Due to the COVID-19 pandemic, Fossil Free Fest 2020, originally scheduled for this April is postponed indefinitely. Sign up for our email list to connect with us and receive updates.


How do we vision a just transition out of the Fossil Fuel Era?

In New Orleans, we know that times of transition are best met with community and celebration. Our society’s transition out of the Fossil Fuel Era is no different.

Fossil Free Festival (FFF) is a biennial gathering around art, music, films, food, and difficult conversations about the ethics and complexities of funding art and education with fossil fuel philanthropy. It is a dedicated and open space for Louisiana to imagine and design a #FossilFreeCulture.

Antenna launched the first FFF in April 2018. The event initiated a rich conversation among artists, activists, tribal leaders, scientists, educators, administrators, funders, and the general public. FFF 2020 will continue these conversations while opening up new imaginative horizons. Across the globe, demands for corporate accountability, reparations for slavery, colonialism, and climate change, and the rights of Mother Earth are forming a counterweight to corporate impunity for crimes against humanity and nature.

FFF 2020 wants to contribute to the expansion of Louisiana’s and the world’s horizons for justice by exploring ideas such as a ‘Green New Deal’ for a just transition of culture and economy; organizing beyond ‘restoration’ to demand reparations for 300 years of extraction; the rights of nature; and a youth vision for the future.

Why Fossil Free Fest?

In an era of massive defunding of the public sector, non-profit arts and educational institutions are struggling. Oftentimes, our search for support for our work leads us to accept funding from sources we may consider contentious, such as oil and gas or petrochemical corporations. We accept this money with some discomfort but without hesitation; after all, we tell ourselves, all money is questionable, the world needs our work, and we need to pay our rent.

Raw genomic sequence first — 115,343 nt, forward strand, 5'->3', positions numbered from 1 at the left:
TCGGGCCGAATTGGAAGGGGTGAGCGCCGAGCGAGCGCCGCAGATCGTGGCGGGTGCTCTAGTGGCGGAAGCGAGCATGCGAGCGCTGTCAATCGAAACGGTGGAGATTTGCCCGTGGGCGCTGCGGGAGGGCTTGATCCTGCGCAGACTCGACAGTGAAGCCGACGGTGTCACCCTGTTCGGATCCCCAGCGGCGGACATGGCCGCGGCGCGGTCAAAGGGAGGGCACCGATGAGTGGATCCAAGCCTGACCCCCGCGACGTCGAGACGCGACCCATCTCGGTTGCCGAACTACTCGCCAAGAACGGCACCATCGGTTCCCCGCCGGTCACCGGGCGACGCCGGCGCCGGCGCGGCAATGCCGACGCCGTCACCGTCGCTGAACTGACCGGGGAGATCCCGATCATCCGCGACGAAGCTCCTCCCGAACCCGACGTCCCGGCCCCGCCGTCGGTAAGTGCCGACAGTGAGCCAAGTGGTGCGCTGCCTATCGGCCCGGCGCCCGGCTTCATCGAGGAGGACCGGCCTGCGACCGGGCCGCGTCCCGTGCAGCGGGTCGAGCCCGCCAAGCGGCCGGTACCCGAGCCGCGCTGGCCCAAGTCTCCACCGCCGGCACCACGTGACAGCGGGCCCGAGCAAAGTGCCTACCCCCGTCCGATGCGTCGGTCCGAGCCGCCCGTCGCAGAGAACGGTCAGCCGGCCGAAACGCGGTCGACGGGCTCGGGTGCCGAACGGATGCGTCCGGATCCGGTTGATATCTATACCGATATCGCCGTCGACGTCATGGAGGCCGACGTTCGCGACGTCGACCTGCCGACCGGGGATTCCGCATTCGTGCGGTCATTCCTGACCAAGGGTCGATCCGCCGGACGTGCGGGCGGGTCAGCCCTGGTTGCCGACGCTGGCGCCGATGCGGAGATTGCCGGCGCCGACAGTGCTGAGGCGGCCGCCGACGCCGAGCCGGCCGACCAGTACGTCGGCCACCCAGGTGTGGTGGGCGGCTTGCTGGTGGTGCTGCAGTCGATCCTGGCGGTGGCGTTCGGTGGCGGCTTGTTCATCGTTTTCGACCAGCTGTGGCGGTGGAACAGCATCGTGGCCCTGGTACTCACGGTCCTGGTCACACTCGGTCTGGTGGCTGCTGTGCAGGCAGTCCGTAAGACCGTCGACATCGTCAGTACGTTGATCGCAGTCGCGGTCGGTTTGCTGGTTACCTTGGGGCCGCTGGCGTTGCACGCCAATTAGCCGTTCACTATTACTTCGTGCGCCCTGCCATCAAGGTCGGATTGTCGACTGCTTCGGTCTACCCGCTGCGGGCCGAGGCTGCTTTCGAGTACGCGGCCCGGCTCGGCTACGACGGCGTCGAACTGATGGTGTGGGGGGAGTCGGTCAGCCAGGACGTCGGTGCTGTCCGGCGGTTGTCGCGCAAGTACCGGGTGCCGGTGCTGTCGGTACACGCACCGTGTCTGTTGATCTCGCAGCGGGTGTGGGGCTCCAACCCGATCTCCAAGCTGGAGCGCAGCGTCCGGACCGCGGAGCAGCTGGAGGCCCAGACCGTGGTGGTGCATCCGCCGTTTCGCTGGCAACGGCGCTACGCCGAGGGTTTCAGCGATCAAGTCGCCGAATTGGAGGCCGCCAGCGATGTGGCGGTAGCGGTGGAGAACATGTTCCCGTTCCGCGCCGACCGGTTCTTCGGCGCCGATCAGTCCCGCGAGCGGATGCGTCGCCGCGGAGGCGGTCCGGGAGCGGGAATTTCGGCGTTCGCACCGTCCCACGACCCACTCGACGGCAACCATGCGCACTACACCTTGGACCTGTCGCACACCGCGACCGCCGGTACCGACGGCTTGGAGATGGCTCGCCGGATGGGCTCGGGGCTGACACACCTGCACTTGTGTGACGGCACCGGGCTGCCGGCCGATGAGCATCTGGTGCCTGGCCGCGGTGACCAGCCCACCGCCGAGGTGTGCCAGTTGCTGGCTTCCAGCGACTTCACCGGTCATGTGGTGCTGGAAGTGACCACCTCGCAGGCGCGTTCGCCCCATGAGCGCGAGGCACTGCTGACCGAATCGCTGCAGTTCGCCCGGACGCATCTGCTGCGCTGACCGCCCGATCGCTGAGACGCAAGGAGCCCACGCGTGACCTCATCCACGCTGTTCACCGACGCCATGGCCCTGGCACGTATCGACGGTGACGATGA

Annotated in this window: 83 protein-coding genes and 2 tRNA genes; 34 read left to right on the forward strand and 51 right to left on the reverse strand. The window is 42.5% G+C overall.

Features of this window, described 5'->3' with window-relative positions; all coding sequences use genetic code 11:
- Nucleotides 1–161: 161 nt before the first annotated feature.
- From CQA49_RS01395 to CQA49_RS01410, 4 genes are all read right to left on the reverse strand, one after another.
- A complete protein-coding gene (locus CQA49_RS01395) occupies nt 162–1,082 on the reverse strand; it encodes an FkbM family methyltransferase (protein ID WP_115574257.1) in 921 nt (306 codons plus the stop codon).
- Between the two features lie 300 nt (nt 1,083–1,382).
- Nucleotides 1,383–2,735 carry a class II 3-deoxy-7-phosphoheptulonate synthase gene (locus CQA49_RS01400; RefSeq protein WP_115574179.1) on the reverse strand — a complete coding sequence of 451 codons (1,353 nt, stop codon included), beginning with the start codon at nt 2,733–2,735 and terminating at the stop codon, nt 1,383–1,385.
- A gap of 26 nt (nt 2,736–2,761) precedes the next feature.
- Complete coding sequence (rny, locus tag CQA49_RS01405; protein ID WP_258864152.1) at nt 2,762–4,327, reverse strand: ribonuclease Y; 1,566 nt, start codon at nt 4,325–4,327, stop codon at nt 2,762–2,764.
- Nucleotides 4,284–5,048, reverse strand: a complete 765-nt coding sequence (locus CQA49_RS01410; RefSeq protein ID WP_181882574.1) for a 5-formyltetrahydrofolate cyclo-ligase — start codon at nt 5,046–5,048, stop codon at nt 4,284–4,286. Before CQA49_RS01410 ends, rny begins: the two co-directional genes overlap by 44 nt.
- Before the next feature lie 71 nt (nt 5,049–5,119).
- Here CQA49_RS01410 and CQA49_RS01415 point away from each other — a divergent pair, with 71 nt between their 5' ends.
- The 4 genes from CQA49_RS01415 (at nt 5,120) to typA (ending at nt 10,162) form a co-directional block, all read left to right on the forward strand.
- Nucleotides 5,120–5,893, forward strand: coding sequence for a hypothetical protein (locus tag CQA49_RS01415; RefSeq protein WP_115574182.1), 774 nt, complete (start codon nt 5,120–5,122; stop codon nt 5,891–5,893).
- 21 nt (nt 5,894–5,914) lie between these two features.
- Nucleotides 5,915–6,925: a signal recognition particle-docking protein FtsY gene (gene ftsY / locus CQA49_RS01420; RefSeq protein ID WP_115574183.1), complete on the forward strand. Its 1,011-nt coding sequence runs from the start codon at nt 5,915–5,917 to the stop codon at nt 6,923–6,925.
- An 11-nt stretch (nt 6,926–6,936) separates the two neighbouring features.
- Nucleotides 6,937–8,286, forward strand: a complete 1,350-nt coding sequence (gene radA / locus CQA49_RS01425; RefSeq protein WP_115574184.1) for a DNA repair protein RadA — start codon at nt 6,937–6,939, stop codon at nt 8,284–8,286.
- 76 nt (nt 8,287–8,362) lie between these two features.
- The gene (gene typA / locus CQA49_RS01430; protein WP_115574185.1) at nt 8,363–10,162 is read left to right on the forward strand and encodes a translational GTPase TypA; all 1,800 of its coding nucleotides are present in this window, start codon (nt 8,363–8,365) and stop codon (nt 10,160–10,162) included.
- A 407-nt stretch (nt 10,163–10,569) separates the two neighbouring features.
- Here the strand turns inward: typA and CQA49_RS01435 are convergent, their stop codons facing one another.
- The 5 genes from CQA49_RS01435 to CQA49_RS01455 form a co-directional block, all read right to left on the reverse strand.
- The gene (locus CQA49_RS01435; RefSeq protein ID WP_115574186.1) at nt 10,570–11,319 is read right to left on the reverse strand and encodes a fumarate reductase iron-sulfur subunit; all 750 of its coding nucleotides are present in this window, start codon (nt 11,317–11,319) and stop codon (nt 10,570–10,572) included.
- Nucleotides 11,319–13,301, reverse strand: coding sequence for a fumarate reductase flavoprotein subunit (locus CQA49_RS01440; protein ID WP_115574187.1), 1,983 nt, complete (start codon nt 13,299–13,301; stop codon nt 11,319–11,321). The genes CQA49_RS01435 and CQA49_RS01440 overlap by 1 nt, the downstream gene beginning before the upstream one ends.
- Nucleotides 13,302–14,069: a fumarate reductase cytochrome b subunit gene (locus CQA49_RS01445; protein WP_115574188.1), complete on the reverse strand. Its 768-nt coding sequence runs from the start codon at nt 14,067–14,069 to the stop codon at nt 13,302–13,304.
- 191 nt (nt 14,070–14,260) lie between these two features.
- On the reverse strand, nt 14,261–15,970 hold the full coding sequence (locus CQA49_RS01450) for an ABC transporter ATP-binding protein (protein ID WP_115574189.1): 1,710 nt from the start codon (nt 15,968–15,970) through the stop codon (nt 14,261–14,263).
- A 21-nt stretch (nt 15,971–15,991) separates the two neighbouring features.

According to BP Executive Vice President Dev Sanyal, companies cannot operate “sustainably” without the support of society. This support is termed by the industry as a “social license to operate,” a metaphorical concept that indicates that society has sanctioned the actions of the company, trusting that the benefits of its operations outweigh the costs to society.

By accepting the financial support and, as an imperative, the branding of fossil fuel corporations, are we granting these companies a social license to operate?

Shell NORCO Refinery, Norco, Louisiana

Rarely do we create the time and space to deeply examine as individuals and institutions the connection between our work and the operations of our funders. Does oil and gas funding affect the tone, quality, or content of public dialogue about climate change or even overt censorship? What is our role and responsibility and where is our agency when it comes to climate change? As society moves away from reliance on fossil fuels, how can we build sustainable lives and practices, economically, ecologically, and socially? How can we and solidarity across occupational divides and unite as workers of arts, education, and industry and, most importantly, as members of a shared Louisiana community?


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